Al-Anon & Alateen
Al-Anon is a Twelve-Step self-help fellowship for family and friends of alcoholics. It began in the 19405 when Lois W., the wife of AA’s cofounder Bill W., decided she needed a support group of her own. Families were involved in meetings with alcoholics from the start, but as AA grew the fellowship tended to include only alcoholics. This is where the idea of closed (alcoholics only) and open (for anyone interested) meetings developed.
Lois realized she was still suffering from problems caused by alcoholism even though Bill had been sober for several years. Family support groups began to meet around the country, and in 1951 Lois and a friend set up an office in New York to help them. They called their new organization Al-Anon.
Al-Anon adopted AA’s Twelve Steps and Twelve Traditions with only minor changes in the wording as needed to make sense for family members.
The concept of detachment is a focus in Al-Anon. It means to stop suffering from the actions or reactions of other people, alcoholics in particular. Members of Al-Anon learn how they enable the disease by trying to be helpful. Al-Anon members learn the three C’s:
- I didn’t cause it.
- I can’t control it.
- I can’t cure it.
Al-Anon members learn to be free by focusing on themselves and their own recovery from the effects of alcoholism. By sharing their experience, strength, and hope, they learn to be self-caring and are able to make more intelligent decisions.
Al-Anon has its own conference-approved literature. Members use meditation books, step-study books, and others by which they learn to work their program.
Alateen groups are for teenagers affected by alcoholism. They are sponsored by Al-Anon groups. There are over ﬁfteen thousand Al-Anon groups in the United States, and about three thousand of these are Alateen groups. Alatot meetings have sprung up in some places for young children, but the Al-Anon Family Groups headquarters discourages such groups. They believe professionals are best equipped to handle the needs of young children damaged by alcoholism.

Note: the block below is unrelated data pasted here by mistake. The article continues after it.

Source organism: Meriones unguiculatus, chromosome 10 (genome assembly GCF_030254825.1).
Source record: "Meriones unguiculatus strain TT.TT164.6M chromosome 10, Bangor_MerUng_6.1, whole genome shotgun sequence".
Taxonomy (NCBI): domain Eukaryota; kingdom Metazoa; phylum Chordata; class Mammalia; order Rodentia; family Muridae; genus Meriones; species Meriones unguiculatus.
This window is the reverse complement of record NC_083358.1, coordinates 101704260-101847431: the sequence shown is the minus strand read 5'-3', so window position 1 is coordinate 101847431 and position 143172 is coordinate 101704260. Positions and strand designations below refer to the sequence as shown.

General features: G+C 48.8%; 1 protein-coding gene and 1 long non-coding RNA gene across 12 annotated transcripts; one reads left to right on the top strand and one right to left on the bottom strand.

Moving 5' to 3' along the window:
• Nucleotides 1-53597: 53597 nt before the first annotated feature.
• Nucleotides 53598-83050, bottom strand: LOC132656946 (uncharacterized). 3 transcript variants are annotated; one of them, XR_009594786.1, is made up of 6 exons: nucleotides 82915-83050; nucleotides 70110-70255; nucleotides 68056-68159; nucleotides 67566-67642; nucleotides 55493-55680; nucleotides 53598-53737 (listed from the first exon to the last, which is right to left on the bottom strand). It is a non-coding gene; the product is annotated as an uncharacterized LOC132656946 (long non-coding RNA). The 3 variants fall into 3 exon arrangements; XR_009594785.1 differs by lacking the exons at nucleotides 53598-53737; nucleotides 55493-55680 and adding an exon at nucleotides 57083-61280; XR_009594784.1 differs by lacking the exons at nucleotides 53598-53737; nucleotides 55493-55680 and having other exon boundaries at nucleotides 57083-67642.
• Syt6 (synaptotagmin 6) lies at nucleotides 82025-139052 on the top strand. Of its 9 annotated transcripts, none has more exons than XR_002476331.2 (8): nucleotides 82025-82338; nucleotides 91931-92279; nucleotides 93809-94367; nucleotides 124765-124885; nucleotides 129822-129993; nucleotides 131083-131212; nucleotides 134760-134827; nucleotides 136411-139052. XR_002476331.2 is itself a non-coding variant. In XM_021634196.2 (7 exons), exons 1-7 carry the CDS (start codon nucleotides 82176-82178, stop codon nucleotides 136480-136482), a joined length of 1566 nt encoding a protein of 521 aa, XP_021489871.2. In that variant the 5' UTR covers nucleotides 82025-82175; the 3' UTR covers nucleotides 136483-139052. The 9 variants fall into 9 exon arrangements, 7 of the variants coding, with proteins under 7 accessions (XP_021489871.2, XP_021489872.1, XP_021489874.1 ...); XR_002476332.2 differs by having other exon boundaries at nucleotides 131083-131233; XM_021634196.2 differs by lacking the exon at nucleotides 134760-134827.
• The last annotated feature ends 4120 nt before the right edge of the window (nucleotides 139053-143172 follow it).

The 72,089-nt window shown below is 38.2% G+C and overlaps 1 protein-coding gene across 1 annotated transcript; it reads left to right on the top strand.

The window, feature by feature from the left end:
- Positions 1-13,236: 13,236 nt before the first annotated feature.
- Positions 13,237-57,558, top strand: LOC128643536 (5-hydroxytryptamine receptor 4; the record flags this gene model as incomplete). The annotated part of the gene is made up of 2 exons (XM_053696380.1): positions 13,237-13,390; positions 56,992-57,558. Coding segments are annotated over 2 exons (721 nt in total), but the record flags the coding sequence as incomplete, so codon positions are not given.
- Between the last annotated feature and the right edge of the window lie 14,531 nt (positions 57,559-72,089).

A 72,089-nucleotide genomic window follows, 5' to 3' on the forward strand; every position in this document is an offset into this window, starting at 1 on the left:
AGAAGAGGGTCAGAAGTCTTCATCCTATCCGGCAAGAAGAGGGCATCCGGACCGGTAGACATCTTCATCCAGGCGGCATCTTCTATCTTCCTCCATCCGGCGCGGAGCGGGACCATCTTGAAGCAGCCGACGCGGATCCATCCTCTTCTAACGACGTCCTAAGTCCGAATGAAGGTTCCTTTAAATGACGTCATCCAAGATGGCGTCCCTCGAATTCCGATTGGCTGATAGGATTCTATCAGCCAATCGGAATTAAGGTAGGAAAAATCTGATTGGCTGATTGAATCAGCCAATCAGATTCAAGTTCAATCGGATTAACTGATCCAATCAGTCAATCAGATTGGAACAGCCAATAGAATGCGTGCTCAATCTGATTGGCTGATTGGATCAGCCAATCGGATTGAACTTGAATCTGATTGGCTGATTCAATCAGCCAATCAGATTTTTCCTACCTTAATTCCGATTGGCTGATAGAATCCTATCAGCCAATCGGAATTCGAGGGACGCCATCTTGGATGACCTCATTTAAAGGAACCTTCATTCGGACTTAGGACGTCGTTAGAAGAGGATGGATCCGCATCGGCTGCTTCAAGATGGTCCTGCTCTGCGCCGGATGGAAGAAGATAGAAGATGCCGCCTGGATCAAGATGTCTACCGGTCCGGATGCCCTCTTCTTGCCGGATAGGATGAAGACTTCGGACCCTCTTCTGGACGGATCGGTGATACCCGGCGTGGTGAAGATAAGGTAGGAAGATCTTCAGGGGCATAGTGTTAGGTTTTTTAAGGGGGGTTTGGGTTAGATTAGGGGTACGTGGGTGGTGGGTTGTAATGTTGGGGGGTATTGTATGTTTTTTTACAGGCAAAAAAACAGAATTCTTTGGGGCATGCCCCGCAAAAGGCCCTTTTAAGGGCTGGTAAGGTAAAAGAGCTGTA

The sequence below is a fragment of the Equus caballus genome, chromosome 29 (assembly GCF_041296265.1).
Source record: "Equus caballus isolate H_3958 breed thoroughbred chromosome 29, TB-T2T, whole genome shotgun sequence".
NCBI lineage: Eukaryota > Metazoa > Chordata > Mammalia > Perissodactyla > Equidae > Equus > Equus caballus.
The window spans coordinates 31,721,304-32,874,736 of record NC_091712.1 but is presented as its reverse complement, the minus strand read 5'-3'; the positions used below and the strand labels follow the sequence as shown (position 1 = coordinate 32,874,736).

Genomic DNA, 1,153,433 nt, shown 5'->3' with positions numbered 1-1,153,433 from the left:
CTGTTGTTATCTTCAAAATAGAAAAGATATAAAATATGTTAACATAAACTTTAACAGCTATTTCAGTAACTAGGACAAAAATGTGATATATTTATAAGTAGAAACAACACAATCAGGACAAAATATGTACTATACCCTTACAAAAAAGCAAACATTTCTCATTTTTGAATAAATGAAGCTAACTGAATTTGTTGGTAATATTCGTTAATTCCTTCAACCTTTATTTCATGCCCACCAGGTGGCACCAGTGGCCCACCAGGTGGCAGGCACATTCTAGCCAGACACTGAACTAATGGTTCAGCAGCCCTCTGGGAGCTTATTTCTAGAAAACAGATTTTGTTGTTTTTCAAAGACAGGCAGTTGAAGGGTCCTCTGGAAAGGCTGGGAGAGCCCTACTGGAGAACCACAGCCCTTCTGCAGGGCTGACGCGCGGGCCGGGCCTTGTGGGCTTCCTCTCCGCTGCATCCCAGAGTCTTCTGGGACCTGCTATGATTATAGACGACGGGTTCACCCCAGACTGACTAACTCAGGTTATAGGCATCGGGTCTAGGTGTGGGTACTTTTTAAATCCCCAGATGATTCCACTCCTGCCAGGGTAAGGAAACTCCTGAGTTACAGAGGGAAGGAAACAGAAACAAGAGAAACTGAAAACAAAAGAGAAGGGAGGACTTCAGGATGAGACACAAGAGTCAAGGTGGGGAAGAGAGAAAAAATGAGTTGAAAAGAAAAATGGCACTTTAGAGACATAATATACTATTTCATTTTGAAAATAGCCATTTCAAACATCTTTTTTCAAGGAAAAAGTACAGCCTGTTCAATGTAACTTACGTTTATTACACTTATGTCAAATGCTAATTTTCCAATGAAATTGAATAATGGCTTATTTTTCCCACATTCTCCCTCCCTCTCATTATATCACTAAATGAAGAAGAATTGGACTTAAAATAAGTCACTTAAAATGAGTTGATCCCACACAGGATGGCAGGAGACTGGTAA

Other support groups have grown out of the ideas developed by Al-Anon. Adult Children of Alcoholics ﬁrst met as a specialized Al-Anon group, but many are now independent of Al-Anon. Co-Dependents Anonymous is another Twelve-Step group to help people maintain functional relationships.
Al-Anon has an international service ofﬁce, their own literature, and functions very much like AA. It is a nonproﬁt, nonprofessional fellowship. For more information about Al-Anon or Alateen, or to locate a meeting, check your local phone book, an AA intergroup ofﬁce, or contact:
Al-Anon & Alateen, see also: Adolescents, Alcoholics Anonymous, Alcoholism, Children of addicts, Co-Dependents Anonymous, Enabling, Families Anonymous, History of TwelVe-Step groups, Meetings, Other support groups, Steps of AA, Traditions of AA.
Updated 12 Sep 2015
Addictionary 2 by Jan & Judy Wilson
is licensed under a Creative Commons Attribution-ShareAlike 4.0 International License.